Saturday, March 03, 2007

What's wrong with science and university rankings?

I am in the midst of a lively email exchange with Professor Flor Lacanilao of UP, former Chancellor of the UP in the Visayas and chief of SEAFDEC in Tigbauan in the late 1980s. Prof Laca as students call him, is frank about his assessment of science in the country. He essentially says that even with a lot of good intentions and support, science has barely advanced in the country.This apparently has ruffled some feathers.

The Philippines has long recognised the importance of science in national development. We have seen an increasing level of support from government, international agencies and from the private sector. These organisations have been supporting scholarships, laboratory upgrading and improving science teaching in our colleges and universities. But if the Department of Science and Technology (DOST) and the Commission of Higher Education (CHEd) has spent millions of pesos, why does Prof Laca say that our science is basically back where we started?

Scientific advancement is according to the professor is measured first in terms of publications. These establish an scientist's and by extension, a scientific community's credibility and by extension again, a nation's credibility. According to the prof, despite the numbers of science PhDs in the country, the publication rate is low. This according to him reflects on the latest Times Higher Education Supplement (THES) ranking of world universities. None of our universities apparently made the list. Forty percent of the ranking deals with academic peer review and this includes measuring publication output. As the THES puts it

"Our next measure, relating to research, is intended to examine how much intellectual power a university has relative to its size. It is based on citations of academic papers, since these are regarded as the most reliable measure of a paper’s impact. The world’s accepted authority on citations is Thomson Scientific in Philadelphia, formerly the Institute of Scientific Information".

Malaysia's and Singapore's National universities made the top 200 list. Even if the list limits itself to Asia, there is no mention of UP, Ateneo and LaSalle!

Online I read some reactions, some university administrators seem to say that what is really important is teaching and how the university contributes to national development. I don't contest this since all schools contribute to national development. But do schools advance or accelarate national development at a rate that would allow the Philippines to compete?

This is a hard question that our university officials will have to face. But science is a group activity that requires communication. The major way to do so is through scientific seminars, conferences and publications. The latter allows the world scientific community to read your results and conclusions since not all can attend conferences.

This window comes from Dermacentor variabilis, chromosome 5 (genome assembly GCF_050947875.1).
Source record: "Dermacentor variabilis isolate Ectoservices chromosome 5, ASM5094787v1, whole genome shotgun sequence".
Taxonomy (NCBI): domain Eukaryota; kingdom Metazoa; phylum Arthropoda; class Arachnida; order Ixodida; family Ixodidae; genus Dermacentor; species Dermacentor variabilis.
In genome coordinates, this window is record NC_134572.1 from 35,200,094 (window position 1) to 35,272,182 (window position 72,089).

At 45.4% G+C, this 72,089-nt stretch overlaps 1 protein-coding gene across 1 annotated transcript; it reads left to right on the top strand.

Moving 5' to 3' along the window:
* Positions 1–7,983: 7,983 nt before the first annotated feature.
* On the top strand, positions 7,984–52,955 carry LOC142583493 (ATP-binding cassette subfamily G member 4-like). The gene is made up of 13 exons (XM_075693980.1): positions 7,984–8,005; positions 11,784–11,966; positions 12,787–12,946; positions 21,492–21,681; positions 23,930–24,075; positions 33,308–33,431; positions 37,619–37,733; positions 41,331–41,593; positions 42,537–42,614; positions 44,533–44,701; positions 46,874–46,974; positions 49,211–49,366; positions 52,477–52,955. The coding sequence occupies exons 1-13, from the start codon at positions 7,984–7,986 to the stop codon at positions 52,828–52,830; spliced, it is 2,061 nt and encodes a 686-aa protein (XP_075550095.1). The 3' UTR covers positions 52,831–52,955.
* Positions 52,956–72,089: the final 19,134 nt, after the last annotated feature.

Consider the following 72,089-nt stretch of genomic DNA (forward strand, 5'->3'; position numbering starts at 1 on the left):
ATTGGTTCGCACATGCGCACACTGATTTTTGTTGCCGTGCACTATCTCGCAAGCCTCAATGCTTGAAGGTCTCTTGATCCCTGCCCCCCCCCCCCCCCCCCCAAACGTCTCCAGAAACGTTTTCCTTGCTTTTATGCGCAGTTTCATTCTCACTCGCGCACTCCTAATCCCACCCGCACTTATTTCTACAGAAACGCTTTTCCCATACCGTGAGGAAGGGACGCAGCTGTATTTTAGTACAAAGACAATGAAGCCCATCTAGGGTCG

Since as one university administrator admitted, only a few returned the THES peer review survey about our universities, we can guess that the academics are not really familiar with what our universities are doing. Prof Laca says that this is because are scientists are not writing for publication.

He further says that most of our scientific output is reported as technical reports most of which aren't peer reviewed. These fall into the category called by scientists as "grey literature". This is not to say that all grey lit are of poor standard, it's just that these have not been assessed by other scientists and thus we have little guarantee that the results are of a high standard. Because of this many scientists (and the THES) don't bother to read and cite grey lit.

Lacanilao criticises our science career system where publication of grey lit is rewarded. In other countries only publication in an refereed journal counts for career rewards and promotion. Lacanilao continues that non-scientists (those who don't publish) are given labs and equipment with no ouput at all. Thus taxpayers' money is wasted.

People may agree or disagree with Professor Lacanilao. Despite his brutally frank views (which obviously has ruffed feathers in the science and education bureaucracies), we can conclude that the reputation and advancement of our universities is linked to a publication oriented academic culture. With good reputations, our universities should be able to attract students from all over the world and funding from overseas corporations and philantrophists. This would also reflect in better standards of pay for university staff. The spinoffs from academic development should translate to new technologies and skills. In the end this will create new jobs and advance the economy.

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